For the most part, Phase Four of the MCU seems designed to give us a bit of a break from the desperate seriousness of the Infinity Saga. It helps that the self-contained stories in “Shang Chi and the Legend of the Ten Rings” and “Spider-Man: No Way Home,” not to mention the slightly baffling non-sequitur that was the “Eternals”, are allowed to exist without the narrative pressure of a 20-film arc. Thanos is gone, so everybody still left gets to start over with solo film sequels that function like origin story resets. The Disney+ episodic treatments like “WandaVision,” “Falcon and Winter Soldier” and “Loki” have also taken advantage of this freedom by exploring long-form ideas in the calorie-free environment that exists now after “Endgame.” It has never been boring, not even a little bit, but Marvel is becoming fun again.
Dr. Strange played a pivotal role in the conclusion of the Infinity War and has been channeling his survivor’s guilt (assuming someone like him feels such a thing) into the honing of his craft as a sorcerer. Marvel is smart to keep Dr. Strange front and center as a Phase Four property. Every bit as snarky and arrogant as Tony Stark, Stephen Strange has taken over the role of cynical quality control in Ironman’s absence, which we need in a universe as sprawling and confusing as Marvel’s. Benedict Cumberbatch essentially co-starred with Tom Holland in the latest Spider-Man movie and was at the heart of that film’s dramatic struggle. When we last saw him on screen with Spidey, he was tinkering with things he knew were better left alone. I’m talking about the multiverse, of course, and the messing about he and his younger superhero colleague got up to in “No Way Home” was guaranteed to have far-reaching consequences in their world and beyond.
One of the things I’m often asked when a new Marvel movie gets released is “do I need to be caught up on all of the other films to enjoy this?” My answer is usually a highly conditional “no,” so long as the questioner is willing to do their homework with a few essential titles. In the case of “Dr. Strange and the Multiverse of Madness,” that list would include the first Dr. Strange movie, the two Infinity War movies, the latest Spider-man adventure and the WandaVision television show. “The Multiverse of Madness” finds Dr. Strange and Scarlett Witch still struggling to make sense of what it cost them to protect humanity from Thanos’ judgment. Strange’s nascent understanding of multiple universes intersects with Wanda’s when a new and very special reality-hopping youngster, America Chavez, lands in their world. I can’t say more than that without ruining things, but I will tell you that matters quickly get grim and weird. Over the course of its two quick hours, “The Multiverse of Madness” is a trippy head game, with too many stunning alternate Earths and fan service cameos to count. The cast is as good as ever, but the script doesn’t always live up to Marvel’s standards for tight, funny and consequential dialogue. With more than the usual amount of “believe in yourself” eye-rollers for the action to get snagged on, the plot occasionally lags behind the special effects.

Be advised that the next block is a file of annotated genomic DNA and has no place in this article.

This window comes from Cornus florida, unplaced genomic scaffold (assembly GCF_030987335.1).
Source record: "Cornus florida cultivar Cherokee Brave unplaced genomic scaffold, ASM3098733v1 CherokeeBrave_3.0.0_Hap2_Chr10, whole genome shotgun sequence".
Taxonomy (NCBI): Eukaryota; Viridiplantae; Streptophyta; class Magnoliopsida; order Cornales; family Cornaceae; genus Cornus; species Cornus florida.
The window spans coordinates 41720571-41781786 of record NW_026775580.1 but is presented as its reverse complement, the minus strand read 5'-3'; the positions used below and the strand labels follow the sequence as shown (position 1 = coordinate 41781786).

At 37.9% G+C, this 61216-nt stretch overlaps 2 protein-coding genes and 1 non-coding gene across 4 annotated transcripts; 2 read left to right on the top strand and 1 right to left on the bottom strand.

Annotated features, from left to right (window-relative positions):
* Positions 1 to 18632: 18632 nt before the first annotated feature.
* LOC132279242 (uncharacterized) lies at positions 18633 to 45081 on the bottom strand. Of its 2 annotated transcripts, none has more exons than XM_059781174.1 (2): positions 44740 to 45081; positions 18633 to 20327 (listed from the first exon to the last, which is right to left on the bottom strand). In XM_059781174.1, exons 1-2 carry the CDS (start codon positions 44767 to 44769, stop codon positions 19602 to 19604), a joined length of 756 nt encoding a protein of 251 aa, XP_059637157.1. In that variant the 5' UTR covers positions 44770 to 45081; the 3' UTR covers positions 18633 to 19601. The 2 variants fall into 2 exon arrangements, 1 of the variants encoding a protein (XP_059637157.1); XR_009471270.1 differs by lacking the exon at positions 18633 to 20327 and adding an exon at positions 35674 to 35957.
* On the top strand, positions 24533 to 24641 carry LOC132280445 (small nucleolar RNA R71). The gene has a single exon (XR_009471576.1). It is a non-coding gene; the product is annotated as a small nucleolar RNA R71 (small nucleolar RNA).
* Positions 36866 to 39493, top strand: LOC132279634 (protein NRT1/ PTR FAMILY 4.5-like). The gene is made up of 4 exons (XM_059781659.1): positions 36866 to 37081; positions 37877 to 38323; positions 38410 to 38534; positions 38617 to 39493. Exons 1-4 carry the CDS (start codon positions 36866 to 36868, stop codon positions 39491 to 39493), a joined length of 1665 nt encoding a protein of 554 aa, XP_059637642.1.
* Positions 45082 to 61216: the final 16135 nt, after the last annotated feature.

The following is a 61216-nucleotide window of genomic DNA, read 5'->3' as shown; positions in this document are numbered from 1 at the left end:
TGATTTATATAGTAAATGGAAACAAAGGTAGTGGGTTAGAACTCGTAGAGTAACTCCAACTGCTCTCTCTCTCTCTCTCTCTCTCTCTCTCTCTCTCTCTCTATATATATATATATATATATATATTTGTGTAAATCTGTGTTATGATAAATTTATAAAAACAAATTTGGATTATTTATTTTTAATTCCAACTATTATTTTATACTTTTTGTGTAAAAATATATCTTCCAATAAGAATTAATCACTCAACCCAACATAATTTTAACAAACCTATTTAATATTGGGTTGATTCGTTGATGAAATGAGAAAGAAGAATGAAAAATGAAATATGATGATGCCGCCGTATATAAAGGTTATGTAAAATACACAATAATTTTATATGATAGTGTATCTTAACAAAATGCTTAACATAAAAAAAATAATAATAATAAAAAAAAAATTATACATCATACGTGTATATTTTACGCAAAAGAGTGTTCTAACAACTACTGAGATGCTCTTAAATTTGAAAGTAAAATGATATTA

I can’t believe I’m saying it, but there is almost too much “Madness” in this movie. And because it’s a Marvel story, it has to be judged against the studio’s own track record. So, no, it is not as polished or as focused as the best entries in the MCU, but I kind of loved it. “Dr. Strange and the Multiverse of Madness” is incredibly fun, and a great jumping-off point for future craziness.